There is an increasing drive among the governments in many countries to decarbonise their economies. Environmental tax policies are the most prominent among the tools that have been commonly used to address various environmental issues, including the harmful effect of carbon energy sources.
The theory of environmental taxation goes back by a hundred years, to the 1920 work of the British economist A.C. Pigou. A vast literature has been developed since then, with theoretical analysis and empirical evaluation of the economic and environmental effect of various environmental tax policies, including different forms of taxation of emission-generating activities and subsidisation of the development and use of the alternative energy technologies. While in the UK there are only four recognised environmental taxes, that is, taxes with explicit environmental objectives: Climate Change Levy, Carbon Price Support, Landfill Tax, and Aggregative Tax, there is also a range of other taxes, tax reliefs, and subsidies that have an effect on the environment. It is important to understand how these measures work and interact on the road to the net zero 2050 target set by the UK government.
Another significant issue is the welfare and distributional effect of environmental tax policies. A well-intended policy may disproportionally harm vulnerable households. For example, tax measures leading to higher gas prices may exacerbate fuel poverty of households unable to afford switching away from gas-powered heating. Conversely, a policy may unfairly benefit those who are better off while being paid for by all taxpayers. Thus, for example, government subsidies to the use of solar panels in residential properties may benefit primarily the affluent households who can afford them. Analysis and evaluation of the societal consequences of environmental tax policies is equally important.
The successful applicants will be expected to use advanced econometric techniques with data obtained from available sources. A background in economic theory and coding skills for model simulations will be a bonus.
Doctoral research programmes (PhDs) take a proud place in the world-class research environment and community at Brunel. PhD students are recognised and valued by their supervisors as an essential part of their departments and a key component of the university's overall strategy to develop and deliver world-class research.
A PhD programme is expected to take 3 years full-time or 6 years part-time, with intakes starting in January, April or October.
The general University entrance requirement for registration for a research degree is normally a First or Upper Second Class Honours degree (1st or 2:1) or an international equivalent. A Masters degree is a welcome, but not required, qualification for entry.
Excellent research support and training
The Graduate School provides a range of personal, professional and career development opportunities. This includes workshops, online training, coaching and events, to enable you to enhance your professional profile, refine your skills, and plan your next career steps as part of the Researcher Development Programme. The researcher development programme (RDP) offers workshops and seminars in a range of areas including progression, research management, research dissemination, and careers and personal development. You will also be offered a number of online, self-study courses on BBL, including Research Integrity, Research Skills Toolkit, Research Methods in Literature Review and Principles of Research Methods.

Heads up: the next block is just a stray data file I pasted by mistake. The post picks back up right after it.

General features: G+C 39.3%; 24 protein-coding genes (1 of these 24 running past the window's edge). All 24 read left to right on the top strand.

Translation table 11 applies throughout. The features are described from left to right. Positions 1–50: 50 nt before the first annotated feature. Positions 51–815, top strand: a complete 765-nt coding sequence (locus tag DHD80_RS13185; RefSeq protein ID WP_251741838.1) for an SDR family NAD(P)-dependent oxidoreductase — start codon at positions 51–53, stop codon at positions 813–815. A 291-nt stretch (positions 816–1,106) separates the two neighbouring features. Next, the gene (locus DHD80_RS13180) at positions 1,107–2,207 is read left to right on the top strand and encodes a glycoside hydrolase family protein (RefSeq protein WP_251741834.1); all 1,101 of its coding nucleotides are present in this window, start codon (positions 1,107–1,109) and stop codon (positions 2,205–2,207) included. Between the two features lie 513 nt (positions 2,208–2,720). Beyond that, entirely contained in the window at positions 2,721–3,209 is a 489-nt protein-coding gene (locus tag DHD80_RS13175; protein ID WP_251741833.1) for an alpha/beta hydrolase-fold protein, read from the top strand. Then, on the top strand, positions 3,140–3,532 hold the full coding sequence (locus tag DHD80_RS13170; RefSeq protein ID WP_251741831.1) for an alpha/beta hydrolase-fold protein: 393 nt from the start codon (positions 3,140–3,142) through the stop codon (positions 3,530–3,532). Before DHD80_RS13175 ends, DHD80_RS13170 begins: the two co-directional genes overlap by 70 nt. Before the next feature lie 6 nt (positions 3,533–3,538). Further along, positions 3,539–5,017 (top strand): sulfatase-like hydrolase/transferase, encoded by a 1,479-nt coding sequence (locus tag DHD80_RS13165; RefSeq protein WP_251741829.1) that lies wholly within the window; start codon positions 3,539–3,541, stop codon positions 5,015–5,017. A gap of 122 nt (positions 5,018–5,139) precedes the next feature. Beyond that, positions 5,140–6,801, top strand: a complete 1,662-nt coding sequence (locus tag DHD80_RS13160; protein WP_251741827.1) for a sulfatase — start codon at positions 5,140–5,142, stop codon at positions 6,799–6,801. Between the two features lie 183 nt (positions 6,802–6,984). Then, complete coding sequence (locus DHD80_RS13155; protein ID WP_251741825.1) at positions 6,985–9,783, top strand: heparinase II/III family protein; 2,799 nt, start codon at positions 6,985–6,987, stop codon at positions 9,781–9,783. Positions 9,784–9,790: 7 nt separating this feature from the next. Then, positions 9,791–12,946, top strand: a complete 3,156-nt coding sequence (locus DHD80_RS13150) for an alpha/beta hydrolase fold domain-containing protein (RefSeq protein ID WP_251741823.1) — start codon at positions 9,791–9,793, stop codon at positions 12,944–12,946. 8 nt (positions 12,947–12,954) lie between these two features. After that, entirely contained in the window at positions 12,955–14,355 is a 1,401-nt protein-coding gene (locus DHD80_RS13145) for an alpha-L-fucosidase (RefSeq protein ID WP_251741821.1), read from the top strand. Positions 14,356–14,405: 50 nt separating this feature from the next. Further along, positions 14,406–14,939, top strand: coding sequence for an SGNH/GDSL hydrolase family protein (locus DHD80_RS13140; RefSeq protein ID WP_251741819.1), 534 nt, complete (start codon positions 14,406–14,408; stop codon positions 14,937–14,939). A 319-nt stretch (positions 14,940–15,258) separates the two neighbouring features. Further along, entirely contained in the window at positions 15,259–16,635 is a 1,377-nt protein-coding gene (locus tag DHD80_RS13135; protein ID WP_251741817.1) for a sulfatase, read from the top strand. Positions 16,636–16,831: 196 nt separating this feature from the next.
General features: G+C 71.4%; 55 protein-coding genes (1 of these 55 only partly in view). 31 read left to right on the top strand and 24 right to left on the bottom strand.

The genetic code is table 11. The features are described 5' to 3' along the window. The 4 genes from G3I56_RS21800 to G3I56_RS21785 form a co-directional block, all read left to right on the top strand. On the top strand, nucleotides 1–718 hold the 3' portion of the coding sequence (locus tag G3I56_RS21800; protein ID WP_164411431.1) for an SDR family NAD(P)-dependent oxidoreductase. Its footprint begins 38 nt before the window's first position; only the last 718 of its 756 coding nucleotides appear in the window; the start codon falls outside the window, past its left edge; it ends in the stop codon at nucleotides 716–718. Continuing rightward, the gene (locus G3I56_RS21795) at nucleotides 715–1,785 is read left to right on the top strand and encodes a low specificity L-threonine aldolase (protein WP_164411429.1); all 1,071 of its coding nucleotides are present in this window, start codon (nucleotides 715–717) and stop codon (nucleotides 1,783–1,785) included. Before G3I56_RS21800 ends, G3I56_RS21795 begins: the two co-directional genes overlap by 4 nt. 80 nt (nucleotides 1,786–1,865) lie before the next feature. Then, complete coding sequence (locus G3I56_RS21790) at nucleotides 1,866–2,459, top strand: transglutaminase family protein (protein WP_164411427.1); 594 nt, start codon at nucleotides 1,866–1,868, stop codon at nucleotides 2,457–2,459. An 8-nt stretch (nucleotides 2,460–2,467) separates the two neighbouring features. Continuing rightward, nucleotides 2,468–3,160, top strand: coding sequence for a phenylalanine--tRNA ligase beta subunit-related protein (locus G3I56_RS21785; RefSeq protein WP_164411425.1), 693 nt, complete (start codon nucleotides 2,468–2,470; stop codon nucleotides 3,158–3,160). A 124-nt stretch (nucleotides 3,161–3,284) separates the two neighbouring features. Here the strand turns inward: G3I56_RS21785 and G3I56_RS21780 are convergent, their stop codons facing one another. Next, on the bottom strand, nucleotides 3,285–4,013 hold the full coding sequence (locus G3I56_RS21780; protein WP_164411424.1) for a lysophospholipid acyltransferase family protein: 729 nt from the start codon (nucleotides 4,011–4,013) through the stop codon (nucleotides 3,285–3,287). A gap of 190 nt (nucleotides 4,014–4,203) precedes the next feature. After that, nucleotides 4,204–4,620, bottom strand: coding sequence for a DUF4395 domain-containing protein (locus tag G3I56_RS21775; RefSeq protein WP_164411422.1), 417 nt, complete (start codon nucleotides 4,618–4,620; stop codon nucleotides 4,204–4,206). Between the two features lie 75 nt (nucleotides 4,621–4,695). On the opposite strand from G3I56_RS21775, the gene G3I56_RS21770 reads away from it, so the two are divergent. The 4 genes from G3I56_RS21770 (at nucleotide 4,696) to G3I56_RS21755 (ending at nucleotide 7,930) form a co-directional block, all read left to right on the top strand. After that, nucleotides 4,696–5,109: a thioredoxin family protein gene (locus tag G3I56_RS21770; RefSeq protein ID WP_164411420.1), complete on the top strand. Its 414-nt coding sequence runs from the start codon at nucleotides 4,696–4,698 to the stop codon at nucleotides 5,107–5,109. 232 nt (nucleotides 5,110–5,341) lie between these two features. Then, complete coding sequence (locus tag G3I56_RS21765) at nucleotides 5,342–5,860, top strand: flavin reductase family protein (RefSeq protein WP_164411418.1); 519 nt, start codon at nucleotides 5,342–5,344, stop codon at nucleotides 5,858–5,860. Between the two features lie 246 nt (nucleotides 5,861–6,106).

Brunel's Library is open 24 hours a day, has 400,000 books and 250,000 ebooks, and an annual budget of almost £2m. Subject information Specialists train students in the latest technology, digital literacy, and digital dissemination of scholarly outputs. As well as the physical resources available in the Library, we also provide access to a wealth of electronic resources. These include databases, journals and e-books. Access to these resources has been bought by the Library through subscription and is limited to current staff and students.
Dedicated research support staff provide guidance and training on open access, research data management, copyright and other research integrity issues.
You will receive tailored careers support during your PhD and for up to three years after you complete your research at Brunel. We encourage you to actively engage in career planning and managing your personal development right from the start of your research, even (or perhaps especially) if you don't yet have a career path in mind. Our careers provision includes online information and advice, one-to-one consultations and a range of events and workshops. The Professional Development Centre runs a varied programme of careers events throughout the academic year. These include industry insight sessions, recruitment fairs, employer pop-ups and skills workshops.